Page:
He’s fun, and it’s fun to rag on each other, and it turns out he’s the proverbial pussycat underneath—very damaged. But I don’t like it when he picks on new people in the group who have no idea what to make of him and wonder why he’s saying what he does and whether it’s true or not.

So I’ll try to protect them either by jumping on top of my friend (verbally) from the get-go, so he can go after me instead of the newbies, or by trying to explain to them that this is just his way and they shouldn’t pay it any attention. Sometimes I’ll just tell him to shut up. That’s always a hoot.

Anyway, I think he’s a bully, but I’ve generally had a way of standing up to bullies. He has also been bullied a lot, most recently in the county jail. There are some things he won’t talk about, but I’ll just say he lost a few teeth while in there.

It’s a classic story, though, of paternal abuse and an inability to please and on and on, resulting, later in life, in bipolar disorder. Probably resulting, I think. We don’t know for sure how environment messes with the genes on this. But a lifetime of feeling bad about yourself, I believe, contributes to the development of the disorder.

I guess I’m saying that bullies come from somewhere, and it usually isn’t pretty. But I also think bullying behavior can easily break out anywhere where people have given up on compassion. But also, if you agree on the rules, it can be fun to bust on each other.

Maybe what I’m getting from this is that the line shifts depending on context. It depends on the existing relationship between people. But perhaps most of all, it depends on compassion. If the teasing has no compassion, it is bullying. With compassion; with caring for the person you are teasing, then it is only teasing. Although there are exceptions. If the person being teased, even compassionately teased has no power to say stop, then it’s bullying, whether the teaser knows it or not. Ignorance of the other person’s feelings is lack of compassion.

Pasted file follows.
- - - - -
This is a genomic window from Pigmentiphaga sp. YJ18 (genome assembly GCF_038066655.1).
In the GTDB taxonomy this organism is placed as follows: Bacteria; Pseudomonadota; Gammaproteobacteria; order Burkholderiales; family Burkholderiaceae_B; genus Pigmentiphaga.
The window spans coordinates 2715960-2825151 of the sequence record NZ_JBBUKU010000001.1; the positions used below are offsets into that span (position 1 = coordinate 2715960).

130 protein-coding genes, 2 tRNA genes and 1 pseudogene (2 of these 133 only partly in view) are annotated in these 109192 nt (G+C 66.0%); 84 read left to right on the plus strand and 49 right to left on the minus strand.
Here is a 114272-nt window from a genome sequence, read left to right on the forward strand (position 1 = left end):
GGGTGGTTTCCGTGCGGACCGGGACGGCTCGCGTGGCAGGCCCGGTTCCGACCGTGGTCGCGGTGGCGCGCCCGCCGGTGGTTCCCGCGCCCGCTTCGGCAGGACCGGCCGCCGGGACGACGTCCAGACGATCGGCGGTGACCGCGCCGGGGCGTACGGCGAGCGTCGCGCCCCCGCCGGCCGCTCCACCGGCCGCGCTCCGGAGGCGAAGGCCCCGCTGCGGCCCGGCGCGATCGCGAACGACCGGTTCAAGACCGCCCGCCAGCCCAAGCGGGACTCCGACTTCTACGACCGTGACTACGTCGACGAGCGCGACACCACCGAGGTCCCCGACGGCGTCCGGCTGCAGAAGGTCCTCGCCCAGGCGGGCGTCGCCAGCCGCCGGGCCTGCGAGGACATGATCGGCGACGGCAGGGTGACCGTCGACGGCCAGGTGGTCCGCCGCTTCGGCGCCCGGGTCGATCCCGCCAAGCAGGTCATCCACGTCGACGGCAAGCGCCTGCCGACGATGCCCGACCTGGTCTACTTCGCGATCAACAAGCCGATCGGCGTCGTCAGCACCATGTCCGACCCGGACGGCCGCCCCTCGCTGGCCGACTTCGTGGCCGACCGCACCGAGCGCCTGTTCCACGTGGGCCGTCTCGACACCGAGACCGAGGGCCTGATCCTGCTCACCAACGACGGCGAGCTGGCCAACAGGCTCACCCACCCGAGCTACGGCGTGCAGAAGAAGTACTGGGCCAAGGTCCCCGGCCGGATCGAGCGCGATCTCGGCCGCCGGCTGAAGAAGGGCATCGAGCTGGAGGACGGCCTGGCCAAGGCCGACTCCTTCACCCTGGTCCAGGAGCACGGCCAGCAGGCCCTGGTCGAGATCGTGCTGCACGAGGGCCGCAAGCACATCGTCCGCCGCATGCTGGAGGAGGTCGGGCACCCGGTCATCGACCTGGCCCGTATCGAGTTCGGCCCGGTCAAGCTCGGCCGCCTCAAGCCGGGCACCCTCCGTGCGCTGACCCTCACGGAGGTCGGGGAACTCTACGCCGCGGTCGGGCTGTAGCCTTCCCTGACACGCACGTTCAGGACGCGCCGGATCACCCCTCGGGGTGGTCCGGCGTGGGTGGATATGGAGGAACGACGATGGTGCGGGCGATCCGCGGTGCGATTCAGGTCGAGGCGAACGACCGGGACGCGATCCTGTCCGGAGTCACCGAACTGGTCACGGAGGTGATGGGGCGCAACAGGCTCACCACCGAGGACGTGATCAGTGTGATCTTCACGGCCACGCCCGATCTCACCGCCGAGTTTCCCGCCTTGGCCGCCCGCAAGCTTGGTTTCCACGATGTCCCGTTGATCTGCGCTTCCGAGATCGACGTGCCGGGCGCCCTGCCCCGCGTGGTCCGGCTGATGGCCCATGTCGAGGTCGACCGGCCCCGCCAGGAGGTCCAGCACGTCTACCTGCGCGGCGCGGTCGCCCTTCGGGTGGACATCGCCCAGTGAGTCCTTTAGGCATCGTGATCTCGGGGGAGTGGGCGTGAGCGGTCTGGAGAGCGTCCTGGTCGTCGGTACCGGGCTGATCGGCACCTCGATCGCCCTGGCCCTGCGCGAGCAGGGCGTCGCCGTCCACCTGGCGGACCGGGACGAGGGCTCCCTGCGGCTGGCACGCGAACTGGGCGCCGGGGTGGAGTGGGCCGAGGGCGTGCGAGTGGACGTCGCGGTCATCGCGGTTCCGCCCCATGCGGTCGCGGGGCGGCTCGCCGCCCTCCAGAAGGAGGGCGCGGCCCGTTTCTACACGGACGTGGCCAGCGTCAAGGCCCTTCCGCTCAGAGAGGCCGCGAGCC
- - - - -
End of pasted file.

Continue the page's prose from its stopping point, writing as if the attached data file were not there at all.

PinkToyo's avatar

well , it depends On what your definition of teasing and bullying are. I’m not saying that either of these are okay. Teasing can be a form of bullying if you take the time to think about it , many kids don’t think about what the victim or other person might be feeling. I believe that many people seem to think “oh , their just playing , they aren’t serious.” i dont agree with that statement because most kids that tease and bully each other aren’t joking.

takaboom's avatar

If you feel threaten or hurt by it, then it is bulling no matter what the intention.

I don’t like teasing. Period. I am a sensitive person and I wouldn’t do it to someone else because a) that isn’t me and b) I know how it feels. Some people are just asses that don’t know when to quit. I know what you mean about the parents thing too.

Playing too much hurts people. And then they try to make it look like you are the nut because your being a baby or too sensitive. Stupid crap all the way around. I see no excuse for it.

yankeetooter's avatar

I’m funny with teasing…if someone that I like and trust does it, then I don’t mind it in the slightest, and give back as good as I get. On the other hand, if it’s someone I don’t trust, and maybe feel insecure around, then the teasing will often bother me, although I don’t always let it show…